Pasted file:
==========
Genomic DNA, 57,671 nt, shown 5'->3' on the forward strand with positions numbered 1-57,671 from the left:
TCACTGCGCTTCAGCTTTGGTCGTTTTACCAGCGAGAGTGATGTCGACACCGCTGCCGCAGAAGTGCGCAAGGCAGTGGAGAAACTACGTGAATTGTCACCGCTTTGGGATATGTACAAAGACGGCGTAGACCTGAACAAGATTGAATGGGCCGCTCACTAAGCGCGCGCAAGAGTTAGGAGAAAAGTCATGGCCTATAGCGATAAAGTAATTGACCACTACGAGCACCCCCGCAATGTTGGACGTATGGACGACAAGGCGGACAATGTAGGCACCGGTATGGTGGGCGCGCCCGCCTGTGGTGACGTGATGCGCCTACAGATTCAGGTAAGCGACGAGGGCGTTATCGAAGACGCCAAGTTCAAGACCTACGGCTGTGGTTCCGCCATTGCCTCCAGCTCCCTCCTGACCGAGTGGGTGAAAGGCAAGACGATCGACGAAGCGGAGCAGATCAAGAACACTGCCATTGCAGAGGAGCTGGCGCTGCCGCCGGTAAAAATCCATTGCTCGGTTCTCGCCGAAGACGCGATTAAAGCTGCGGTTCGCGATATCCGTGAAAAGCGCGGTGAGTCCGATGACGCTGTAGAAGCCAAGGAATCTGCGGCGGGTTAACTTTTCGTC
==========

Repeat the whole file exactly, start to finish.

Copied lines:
Genomic DNA, 57,671 nt, shown 5'->3' on the forward strand with positions numbered 1-57,671 from the left:
TCACTGCGCTTCAGCTTTGGTCGTTTTACCAGCGAGAGTGATGTCGACACCGCTGCCGCAGAAGTGCGCAAGGCAGTGGAGAAACTACGTGAATTGTCACCGCTTTGGGATATGTACAAAGACGGCGTAGACCTGAACAAGATTGAATGGGCCGCTCACTAAGCGCGCGCAAGAGTTAGGAGAAAAGTCATGGCCTATAGCGATAAAGTAATTGACCACTACGAGCACCCCCGCAATGTTGGACGTATGGACGACAAGGCGGACAATGTAGGCACCGGTATGGTGGGCGCGCCCGCCTGTGGTGACGTGATGCGCCTACAGATTCAGGTAAGCGACGAGGGCGTTATCGAAGACGCCAAGTTCAAGACCTACGGCTGTGGTTCCGCCATTGCCTCCAGCTCCCTCCTGACCGAGTGGGTGAAAGGCAAGACGATCGACGAAGCGGAGCAGATCAAGAACACTGCCATTGCAGAGGAGCTGGCGCTGCCGCCGGTAAAAATCCATTGCTCGGTTCTCGCCGAAGACGCGATTAAAGCTGCGGTTCGCGATATCCGTGAAAAGCGCGGTGAGTCCGATGACGCTGTAGAAGCCAAGGAATCTGCGGCGGGTTAACTTTTCGTC